It should come as no surprise to anyone working in a long-term care facility, or the long-term care industry as a whole, that prescription medications frequently go unused. A recent report issued by the National Conference of State Legislatures (NCSL) stated that $2 billion worth of medications are discarded annually from long-term care facilities alone.
That same report stated that hospitals throw out more than $3 billion worth of medications every year.
States with repositories, however, are trying to stem the tide of wasted medications. More than two dozen states across the country have active repository programs, which allow facilities to donate unused medications for someone else to use. Additional states have approved the development of repository programs, but they haven’t yet gotten off the ground.
A select few states have created repository programs specifically for cancer medications, aiming to help cancer patients who are unable to afford the medications they need. Kettering Health, an Ohio-based network of medical centers, recently announced the launch of its own oral chemotherapy repository program.
Once the medications are donated, a patient qualifies to receive it through the repository by demonstrating a financial need or an inability to pay for treatment they need.
The American Society of Clinical Oncology Journal recently published an article that discussed the development and implementation of an oral chemotherapy repository. The report determined that with strategic planning, an oral chemotherapy repository is not only feasible but can be successful.
The report noted that many cancer patients rely on oral chemotherapy regimens as the first line of treatment, including “certain lung cancers, renal cell carcinoma, chronic myelogenous, and lymphocytic leukemia.” However, the costs associated with oral chemotherapy treatment can reach several thousand dollars a month, even if a patient is insured.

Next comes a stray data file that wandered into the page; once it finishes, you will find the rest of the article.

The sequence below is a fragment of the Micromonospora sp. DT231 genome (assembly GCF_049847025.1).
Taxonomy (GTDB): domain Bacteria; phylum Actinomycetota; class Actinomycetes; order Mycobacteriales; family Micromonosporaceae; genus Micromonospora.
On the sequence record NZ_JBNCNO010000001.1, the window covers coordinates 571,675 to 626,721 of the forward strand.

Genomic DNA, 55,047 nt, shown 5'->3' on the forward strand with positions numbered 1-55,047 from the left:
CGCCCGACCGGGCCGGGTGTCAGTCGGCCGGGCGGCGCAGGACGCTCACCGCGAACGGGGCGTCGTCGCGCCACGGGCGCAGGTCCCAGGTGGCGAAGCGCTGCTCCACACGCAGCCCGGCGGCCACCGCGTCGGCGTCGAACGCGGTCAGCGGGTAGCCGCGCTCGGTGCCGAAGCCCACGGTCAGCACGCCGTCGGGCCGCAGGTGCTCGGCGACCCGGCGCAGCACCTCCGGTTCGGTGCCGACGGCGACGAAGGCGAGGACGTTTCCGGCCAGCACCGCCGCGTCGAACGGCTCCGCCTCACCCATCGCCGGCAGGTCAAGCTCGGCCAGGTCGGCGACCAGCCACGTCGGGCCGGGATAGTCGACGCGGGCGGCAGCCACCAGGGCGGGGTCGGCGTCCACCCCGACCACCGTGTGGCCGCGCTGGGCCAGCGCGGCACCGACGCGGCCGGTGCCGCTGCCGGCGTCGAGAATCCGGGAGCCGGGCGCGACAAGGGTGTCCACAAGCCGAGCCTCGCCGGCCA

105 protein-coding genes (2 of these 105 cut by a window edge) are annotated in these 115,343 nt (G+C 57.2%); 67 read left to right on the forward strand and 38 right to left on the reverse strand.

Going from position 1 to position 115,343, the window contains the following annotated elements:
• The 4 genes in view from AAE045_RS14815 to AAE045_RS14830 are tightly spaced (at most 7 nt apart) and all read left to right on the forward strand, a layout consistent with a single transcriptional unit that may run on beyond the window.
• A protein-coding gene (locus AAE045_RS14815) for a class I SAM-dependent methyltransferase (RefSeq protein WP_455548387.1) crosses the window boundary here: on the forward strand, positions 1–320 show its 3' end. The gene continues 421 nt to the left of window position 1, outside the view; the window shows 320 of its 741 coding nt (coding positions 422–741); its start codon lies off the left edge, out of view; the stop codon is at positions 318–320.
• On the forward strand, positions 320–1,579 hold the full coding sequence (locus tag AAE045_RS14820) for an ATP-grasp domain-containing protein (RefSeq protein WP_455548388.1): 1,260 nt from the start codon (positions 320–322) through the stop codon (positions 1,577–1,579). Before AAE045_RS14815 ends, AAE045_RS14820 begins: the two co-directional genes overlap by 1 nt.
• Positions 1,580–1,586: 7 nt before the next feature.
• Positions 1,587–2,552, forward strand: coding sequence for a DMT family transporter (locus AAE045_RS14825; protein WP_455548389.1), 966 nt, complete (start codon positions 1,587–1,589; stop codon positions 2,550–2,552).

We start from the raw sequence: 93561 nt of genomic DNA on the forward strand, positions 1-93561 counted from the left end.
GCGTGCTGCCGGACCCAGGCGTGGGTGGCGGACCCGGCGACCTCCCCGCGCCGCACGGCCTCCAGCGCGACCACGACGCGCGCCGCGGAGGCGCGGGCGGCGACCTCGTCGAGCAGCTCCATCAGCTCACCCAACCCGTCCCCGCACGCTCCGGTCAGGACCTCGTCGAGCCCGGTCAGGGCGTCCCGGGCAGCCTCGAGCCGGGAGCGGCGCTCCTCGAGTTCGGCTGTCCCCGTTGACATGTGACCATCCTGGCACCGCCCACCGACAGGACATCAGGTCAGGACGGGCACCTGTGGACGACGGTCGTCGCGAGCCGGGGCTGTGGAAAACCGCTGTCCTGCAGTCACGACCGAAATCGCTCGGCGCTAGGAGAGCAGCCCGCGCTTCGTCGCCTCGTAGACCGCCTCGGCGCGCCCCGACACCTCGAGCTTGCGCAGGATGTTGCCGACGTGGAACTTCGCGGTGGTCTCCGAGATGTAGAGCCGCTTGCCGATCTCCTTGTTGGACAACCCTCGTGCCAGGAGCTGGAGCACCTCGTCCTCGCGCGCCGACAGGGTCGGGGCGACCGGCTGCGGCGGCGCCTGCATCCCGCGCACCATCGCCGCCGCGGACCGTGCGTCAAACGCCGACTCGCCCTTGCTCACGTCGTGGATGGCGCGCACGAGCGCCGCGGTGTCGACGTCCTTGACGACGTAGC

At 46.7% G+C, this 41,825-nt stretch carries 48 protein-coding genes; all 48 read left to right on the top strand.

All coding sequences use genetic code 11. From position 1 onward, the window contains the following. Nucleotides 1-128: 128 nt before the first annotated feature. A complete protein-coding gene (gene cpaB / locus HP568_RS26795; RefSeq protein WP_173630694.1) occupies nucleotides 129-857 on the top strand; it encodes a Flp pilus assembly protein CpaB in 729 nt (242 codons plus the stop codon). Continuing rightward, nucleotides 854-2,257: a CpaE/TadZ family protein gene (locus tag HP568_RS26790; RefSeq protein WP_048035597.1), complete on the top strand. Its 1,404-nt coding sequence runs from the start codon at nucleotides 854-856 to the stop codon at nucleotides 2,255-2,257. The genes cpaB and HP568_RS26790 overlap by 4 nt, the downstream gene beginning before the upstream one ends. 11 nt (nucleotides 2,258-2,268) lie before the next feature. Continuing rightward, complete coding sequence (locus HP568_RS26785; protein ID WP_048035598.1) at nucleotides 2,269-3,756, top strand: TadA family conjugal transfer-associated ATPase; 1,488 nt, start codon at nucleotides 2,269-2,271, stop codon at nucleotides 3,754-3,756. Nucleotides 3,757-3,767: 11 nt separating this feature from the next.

A particularly sobering statistic cited in the report indicates that oncology-related death rates in states with the highest poverty rates are about 20% higher when compared to wealthier states, underscoring the need for oral chemotherapy repositories.
As for the health systems that decide to develop and implement an oral chemotherapy repository, the report found that the effort also resulted in cost savings and reduced waste — which is the overarching idea behind the entire concept. Potential obstacles to implementing a repository in general, according to the NCSL, are a lack of public awareness, a lack of financial resources to support such an undertaking, and burdensome requirements and administrative work.
However, as providers and pharmacists who work with patient populations that often live within limited or fixed budgets, it’s important to know when new resources are available to facilitate needed treatment — be it from the medication donation side or the medication recipient side. Innovation in this area, it seems, benefits the system of care as a whole, from patient to pharmacy to provider.
At UnitedRX, we deliver a hometown pharmacy experience to more than 400 clients across the country. Contact us to learn more about how our approach to treatment can meet the pharmacy needs of your long-term care facility.